Police Chief Wayne Scott Offers Departmental Actions Related to Racial Disparities

"GREENSBORO, NC (October 28, 2015) –  Greensboro Police Chief Wayne Scott provides the following in follow up to community concerns and questions raised regarding the recent New York Times article highlighting racial disparities in policing in Greensboro.

“I want to reassure the Greensboro community that I and the entire police department remain very concerned by the data and information shared in this week’s New York Times article about racial disparities. The police department consists of hard working men and women who are required to act within the law and abide by a code of conduct and policies that specifically prohibit racial profiling (see attached). Clearly there is information that tells us problems and discrepancies exist and my staff and I are working to better understand the causes and to make appropriate changes to improve police interactions in our community.

The data revealed by the New York Times and information released by the University of North Carolina at Chapel Hill paints a complex and troubling picture. Prior to the release of that information, my team was working with consultants at North Carolina A&T State University and the University of North Carolina at Greensboro to analyze our local data. I felt it was a needed step to help us better understand the causes and to help shape and inform future departmental policy and practice enhancements.

At this time, I’m expecting to have the results of our research in January. I plan to openly share the results with our entire community and will also ask for the assistance of my faith leadership council and bias-based policing committee to help our department plan and implement improvements.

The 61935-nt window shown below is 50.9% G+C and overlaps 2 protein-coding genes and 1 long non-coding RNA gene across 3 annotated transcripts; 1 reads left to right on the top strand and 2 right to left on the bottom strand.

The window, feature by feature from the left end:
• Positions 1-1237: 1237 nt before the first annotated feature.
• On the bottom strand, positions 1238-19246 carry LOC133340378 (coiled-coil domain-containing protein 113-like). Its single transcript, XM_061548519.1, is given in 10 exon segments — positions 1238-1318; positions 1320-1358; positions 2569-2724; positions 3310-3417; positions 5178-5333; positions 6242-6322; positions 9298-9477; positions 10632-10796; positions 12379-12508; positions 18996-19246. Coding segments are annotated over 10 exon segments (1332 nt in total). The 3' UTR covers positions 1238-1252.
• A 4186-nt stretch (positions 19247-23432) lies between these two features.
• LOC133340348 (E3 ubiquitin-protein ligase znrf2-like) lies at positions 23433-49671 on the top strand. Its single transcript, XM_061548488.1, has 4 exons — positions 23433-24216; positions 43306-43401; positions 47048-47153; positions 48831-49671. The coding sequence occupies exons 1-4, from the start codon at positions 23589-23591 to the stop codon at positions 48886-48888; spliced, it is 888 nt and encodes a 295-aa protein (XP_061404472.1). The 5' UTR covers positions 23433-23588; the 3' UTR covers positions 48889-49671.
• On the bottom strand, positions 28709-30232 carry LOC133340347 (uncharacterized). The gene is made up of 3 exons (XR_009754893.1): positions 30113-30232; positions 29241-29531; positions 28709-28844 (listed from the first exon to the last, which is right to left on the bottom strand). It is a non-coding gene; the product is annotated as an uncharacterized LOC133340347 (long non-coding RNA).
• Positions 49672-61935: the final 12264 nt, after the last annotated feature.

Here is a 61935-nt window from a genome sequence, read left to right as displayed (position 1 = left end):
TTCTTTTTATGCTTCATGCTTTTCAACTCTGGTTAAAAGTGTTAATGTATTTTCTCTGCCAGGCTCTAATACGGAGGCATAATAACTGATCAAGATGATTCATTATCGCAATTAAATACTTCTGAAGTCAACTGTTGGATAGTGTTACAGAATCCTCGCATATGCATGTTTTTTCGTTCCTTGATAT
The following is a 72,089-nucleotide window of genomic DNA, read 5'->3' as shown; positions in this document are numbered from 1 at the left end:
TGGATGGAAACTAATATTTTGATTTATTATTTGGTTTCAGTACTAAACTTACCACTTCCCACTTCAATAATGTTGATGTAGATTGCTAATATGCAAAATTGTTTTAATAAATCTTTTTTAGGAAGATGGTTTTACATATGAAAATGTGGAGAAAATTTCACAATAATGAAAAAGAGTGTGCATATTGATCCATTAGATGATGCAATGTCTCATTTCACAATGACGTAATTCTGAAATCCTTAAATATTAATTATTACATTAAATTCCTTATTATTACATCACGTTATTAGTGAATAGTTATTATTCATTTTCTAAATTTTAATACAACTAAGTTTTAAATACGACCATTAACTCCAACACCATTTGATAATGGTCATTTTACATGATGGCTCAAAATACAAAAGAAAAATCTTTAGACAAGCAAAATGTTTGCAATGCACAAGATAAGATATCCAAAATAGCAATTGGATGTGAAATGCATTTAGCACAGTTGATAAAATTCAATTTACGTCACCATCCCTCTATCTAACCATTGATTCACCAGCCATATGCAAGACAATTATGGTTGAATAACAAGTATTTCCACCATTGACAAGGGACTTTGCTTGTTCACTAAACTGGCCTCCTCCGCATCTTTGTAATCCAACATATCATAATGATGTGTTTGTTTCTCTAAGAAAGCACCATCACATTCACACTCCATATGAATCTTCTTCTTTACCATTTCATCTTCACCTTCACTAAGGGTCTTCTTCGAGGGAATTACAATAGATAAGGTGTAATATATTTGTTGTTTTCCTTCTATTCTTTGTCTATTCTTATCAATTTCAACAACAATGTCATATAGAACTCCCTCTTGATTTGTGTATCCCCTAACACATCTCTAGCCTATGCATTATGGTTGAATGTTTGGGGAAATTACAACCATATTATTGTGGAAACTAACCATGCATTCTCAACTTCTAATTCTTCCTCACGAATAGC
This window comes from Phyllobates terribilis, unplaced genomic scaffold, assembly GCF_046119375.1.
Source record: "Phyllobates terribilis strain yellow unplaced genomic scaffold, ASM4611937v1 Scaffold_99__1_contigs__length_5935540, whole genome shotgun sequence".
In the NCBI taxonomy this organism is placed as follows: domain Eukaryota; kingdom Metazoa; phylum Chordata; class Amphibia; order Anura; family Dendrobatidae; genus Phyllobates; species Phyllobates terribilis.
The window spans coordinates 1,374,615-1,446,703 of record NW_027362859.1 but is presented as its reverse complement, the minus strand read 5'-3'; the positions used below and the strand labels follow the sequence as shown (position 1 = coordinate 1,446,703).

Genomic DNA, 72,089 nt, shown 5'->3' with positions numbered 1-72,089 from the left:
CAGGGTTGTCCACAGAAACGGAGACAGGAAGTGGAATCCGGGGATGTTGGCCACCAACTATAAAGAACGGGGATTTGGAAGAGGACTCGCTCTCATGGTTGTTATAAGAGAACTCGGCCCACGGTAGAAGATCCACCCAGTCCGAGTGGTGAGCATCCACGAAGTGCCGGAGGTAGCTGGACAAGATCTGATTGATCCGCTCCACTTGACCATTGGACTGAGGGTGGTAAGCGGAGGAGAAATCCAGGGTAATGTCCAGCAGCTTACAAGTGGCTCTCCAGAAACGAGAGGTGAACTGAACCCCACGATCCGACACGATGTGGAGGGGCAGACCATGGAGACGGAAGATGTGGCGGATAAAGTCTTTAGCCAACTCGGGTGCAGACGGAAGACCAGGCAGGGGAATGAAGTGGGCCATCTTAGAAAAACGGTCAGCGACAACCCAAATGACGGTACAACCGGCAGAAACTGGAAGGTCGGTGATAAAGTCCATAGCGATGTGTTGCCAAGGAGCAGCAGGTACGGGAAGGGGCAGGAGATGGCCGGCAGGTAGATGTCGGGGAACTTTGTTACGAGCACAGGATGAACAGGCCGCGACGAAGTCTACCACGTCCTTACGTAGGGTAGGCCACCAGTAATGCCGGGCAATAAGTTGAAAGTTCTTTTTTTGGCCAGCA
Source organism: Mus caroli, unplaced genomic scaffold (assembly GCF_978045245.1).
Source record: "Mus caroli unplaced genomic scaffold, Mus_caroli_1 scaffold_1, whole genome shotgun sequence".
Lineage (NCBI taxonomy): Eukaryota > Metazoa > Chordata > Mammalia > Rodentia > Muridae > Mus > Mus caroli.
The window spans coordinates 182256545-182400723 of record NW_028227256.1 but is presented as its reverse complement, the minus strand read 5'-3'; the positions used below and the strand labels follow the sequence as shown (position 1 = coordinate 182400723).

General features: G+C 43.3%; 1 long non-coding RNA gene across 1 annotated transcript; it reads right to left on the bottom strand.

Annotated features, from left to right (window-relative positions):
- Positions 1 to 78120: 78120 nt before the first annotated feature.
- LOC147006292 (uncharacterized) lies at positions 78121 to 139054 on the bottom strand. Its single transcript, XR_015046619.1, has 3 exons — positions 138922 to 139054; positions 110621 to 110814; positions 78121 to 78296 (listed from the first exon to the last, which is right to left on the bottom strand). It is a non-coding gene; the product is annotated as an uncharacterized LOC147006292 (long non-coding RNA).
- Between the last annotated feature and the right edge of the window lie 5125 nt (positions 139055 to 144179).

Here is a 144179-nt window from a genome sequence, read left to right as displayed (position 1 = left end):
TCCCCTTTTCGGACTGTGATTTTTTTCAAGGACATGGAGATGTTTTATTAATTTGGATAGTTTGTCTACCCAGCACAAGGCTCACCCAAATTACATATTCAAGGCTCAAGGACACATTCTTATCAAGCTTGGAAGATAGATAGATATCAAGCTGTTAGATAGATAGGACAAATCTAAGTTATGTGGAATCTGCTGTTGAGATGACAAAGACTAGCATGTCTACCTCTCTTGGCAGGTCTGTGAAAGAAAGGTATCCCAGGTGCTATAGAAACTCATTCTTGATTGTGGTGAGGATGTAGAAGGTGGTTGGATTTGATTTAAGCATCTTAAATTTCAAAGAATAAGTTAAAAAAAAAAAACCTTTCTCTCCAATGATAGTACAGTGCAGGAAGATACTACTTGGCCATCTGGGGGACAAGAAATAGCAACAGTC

As officers, we are always mindful of the value Greensboro residents place in us to perform our duties professionally and with utmost integrity. That’s why we strive to exercise sound discretion and conduct in the daily execution of activities including traffic enforcement, criminal investigations, field interviews, and asset/forfeiture seizures. It’s also why we consistently review our code of conduct and bias-based policing directives to remind our officers of their intended purposes and application and to reinforce departmental accountability. When officers fall short in those areas, they are held accountable.

Strengthening police relationships and trust within the community remains a top priority of mine. We’re continuing to review the strategies that I launched when I became Chief in April. They are designed to help us become a better police department that is a national model for exceptional policing through our commitment to excellence, selfless public service, and effective community partnerships.  Meanwhile, in the coming weeks, I will announce a series of additional measures designed to aid the department in better connecting with the community we serve.

I again want to reassure the community that I take these matters very seriously and I will continue to openly share information in our follow-up on this and other important policing topics. We will also continue to be sensitive in our interactions, open-minded, good listeners, and focused on best meeting the needs of our community. Most importantly, we will work to build trust by acknowledging and embracing change if it means we will grow stronger together as a department and a city.”"

- A Press Release

No comments: